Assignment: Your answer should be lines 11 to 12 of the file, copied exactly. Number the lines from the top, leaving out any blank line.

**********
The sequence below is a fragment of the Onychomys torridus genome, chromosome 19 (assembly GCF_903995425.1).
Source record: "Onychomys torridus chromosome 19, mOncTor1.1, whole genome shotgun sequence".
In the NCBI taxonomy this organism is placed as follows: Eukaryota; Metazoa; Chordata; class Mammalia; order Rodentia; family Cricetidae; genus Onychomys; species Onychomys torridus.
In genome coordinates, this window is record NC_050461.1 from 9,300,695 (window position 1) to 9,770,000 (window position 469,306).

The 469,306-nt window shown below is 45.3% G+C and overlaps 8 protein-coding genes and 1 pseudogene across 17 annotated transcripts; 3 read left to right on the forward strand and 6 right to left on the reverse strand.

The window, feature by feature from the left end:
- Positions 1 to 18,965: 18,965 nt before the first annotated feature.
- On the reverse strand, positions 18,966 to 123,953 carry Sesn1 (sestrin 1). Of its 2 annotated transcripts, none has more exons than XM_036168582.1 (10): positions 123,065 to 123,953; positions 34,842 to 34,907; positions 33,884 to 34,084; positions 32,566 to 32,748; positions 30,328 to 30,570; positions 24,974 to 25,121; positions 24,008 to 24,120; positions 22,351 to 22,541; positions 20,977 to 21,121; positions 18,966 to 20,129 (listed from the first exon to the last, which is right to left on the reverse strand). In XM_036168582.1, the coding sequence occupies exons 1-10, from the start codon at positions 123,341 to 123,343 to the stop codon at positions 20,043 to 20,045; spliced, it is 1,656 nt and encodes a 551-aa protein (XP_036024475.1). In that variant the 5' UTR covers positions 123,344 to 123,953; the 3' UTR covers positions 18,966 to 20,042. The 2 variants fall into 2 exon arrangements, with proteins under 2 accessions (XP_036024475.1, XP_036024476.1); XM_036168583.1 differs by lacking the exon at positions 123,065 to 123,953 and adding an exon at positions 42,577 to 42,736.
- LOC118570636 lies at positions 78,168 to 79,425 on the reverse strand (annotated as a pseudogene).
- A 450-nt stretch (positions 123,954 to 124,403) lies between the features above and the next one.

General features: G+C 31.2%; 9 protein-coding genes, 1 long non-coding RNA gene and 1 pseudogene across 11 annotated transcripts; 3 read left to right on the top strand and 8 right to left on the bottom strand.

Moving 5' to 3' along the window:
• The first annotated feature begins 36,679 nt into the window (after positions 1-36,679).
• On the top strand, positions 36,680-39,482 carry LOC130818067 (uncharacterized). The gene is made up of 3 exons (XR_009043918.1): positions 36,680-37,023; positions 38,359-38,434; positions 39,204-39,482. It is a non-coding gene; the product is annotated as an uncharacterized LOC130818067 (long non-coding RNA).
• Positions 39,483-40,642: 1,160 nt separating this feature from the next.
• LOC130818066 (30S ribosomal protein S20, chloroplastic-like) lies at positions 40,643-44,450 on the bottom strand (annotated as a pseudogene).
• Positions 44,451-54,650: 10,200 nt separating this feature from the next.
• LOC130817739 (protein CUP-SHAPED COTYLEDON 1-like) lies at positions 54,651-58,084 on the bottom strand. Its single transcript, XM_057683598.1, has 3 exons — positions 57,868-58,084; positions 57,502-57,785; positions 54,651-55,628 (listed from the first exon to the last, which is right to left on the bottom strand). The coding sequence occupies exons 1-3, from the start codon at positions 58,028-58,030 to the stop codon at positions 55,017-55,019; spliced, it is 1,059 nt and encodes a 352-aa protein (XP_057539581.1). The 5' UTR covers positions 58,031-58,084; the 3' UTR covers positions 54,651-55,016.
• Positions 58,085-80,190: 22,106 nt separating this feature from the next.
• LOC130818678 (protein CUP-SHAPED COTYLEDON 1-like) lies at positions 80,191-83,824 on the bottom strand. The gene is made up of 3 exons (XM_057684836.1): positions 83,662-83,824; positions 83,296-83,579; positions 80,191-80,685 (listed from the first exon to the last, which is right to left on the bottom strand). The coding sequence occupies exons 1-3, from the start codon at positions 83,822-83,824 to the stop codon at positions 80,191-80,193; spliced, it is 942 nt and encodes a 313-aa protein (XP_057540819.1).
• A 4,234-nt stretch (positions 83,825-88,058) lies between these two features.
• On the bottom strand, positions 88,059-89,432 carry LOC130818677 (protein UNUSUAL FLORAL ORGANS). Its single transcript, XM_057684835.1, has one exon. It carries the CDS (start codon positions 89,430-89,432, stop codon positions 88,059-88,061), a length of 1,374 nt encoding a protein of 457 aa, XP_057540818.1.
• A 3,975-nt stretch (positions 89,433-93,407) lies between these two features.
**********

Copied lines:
General features: G+C 31.2%; 9 protein-coding genes, 1 long non-coding RNA gene and 1 pseudogene across 11 annotated transcripts; 3 read left to right on the top strand and 8 right to left on the bottom strand.

Moving 5' to 3' along the window: